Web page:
Multifarious MacGuffins

    The term MacGuffins, coined supposedly by a screenwriter of Hitchcock's named MacPhail, is the basis of many a progression in films. Just yesterday I watched "The Cat Burglar", directed by cult icon, William Witney. This tasty little crime caper had a MacGuffin in the form of stolen espionage papers which also seemed to take a page out of the handbook of Ophuls, with an item passing through many hands, like a pair of invaluable earrings.The stolen notebook went from a pretty blonde's briefcase, to the cat burglar's lair, to holding up a dresser leg [at least a few pages], to the trash heap and then finally to fill a cat's litter box.Starring June Kenney and with memorable bits by Bruno VeSota and the adorable Billie Bird, as the landlady, this film was so low budget they had to use the same framed print that adorned the abode of Billie Bird, also in the cat burglar's dump flat.If you enjoy watching how without a MacGuffin many films would be a bore, submit your favorites now,
  7. CaveGirl

    Dens of Iniquity

    I always want to enter movies which feature appealing dens of iniquity, like the opium den-ish joint in "The Letter". When Bette Davis enters that Oriental room with all the wind chimes pealing out sounds of warning, to meet up with Hammond's spooky wife [as played by Gale Sondergaard] the whole place just reeks of atmosphere. I feel a good den of iniquity should have some red light habituees, a roue or two, interesting lighting, and possibly Nazimova in full costume. Of course some here might have a more ruffian vision of what their favorite den of iniquity should resemble, and that's fine too if they would like to share. There is actually a silent film called "Den of Iniquity" from 1925 with sets by Alfred Junge that I look forward to seeing sometime.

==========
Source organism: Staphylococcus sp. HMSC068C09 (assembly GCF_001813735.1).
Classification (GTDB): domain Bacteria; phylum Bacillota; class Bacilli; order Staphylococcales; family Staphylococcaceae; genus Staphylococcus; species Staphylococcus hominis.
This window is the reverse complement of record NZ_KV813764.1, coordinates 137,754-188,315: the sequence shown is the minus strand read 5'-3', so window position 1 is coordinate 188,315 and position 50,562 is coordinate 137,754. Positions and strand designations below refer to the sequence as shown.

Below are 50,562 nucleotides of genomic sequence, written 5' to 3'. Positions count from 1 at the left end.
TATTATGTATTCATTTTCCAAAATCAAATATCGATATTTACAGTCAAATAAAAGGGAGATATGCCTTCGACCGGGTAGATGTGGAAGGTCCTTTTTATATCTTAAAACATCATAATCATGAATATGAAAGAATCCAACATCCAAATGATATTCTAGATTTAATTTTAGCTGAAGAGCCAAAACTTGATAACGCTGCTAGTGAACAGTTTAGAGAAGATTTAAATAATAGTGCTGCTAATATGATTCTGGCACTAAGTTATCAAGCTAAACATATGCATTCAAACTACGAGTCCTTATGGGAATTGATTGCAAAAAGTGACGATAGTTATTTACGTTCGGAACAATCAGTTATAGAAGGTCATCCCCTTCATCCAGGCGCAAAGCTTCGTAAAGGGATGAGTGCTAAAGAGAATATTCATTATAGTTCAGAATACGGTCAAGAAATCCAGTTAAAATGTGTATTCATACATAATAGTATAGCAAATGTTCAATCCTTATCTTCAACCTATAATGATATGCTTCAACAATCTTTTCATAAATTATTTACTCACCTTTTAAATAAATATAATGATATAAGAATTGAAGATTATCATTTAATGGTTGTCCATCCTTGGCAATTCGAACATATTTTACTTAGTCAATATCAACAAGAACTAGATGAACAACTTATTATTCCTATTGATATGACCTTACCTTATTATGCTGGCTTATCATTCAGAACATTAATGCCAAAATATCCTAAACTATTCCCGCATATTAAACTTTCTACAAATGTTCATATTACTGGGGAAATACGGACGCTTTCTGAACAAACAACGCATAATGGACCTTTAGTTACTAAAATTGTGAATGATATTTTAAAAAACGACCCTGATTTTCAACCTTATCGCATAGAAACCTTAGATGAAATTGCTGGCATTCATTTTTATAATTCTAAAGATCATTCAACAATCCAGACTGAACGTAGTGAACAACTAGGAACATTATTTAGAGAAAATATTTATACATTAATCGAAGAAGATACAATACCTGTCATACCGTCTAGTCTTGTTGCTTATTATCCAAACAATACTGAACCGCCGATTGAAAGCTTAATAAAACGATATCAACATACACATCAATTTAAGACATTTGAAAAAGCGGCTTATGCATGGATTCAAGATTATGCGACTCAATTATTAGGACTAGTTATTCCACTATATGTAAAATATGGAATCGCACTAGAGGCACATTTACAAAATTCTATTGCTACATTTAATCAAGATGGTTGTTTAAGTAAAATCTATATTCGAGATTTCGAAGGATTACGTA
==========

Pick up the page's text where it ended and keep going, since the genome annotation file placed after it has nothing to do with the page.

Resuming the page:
8. CaveGirl


    This is fascinating, Stephan!
  9. CaveGirl


    As long as it is not Seth Rogen [sp?], I'm fine, Spence. Miss seeing your posts! Stop in more often...
  10. My other favorite! Most artists know that the truly difficult thing to do, is make a line drawing or pen in ink portrait with less lines, not more. To synthesize something down to its essentials, get a true likeness and have the finished product have sophisticated aplomb, is incredibly hard to achieve unless you are someone like Hirschfield. Let's see how good you are, Sarge. Where's the tribute to his daughter, NINA in this portrait?
  11. Well, you've said it all, Arpirose! Hurrell's works are pure masterpieces. I started buying books with his portrait photos as far back as when I was in high school. The chiaroscuro, the mellow shading effects and even the enchanting poses, make him a star, above others. Thanks for this nod to a true master of art and photography!
  12. CaveGirl

    Dens of Iniquity

    Ewwww...and I mean that in a good way! Nice call... I've never seen that. Yikes, but I love anything by Jim Thompson. You do come up with the best stuff, CigarJoe. Thanks, I'll look for it.
  13. They are sad, lonely people? They are malcontents? They are Luddites? Choose any of the above...
  14. CaveGirl

    Dens of Iniquity

    Funny you mention that as I was just thinking of buying the former on dvd the other day from a catalog. Thanks!
  15. CaveGirl

    Dens of Iniquity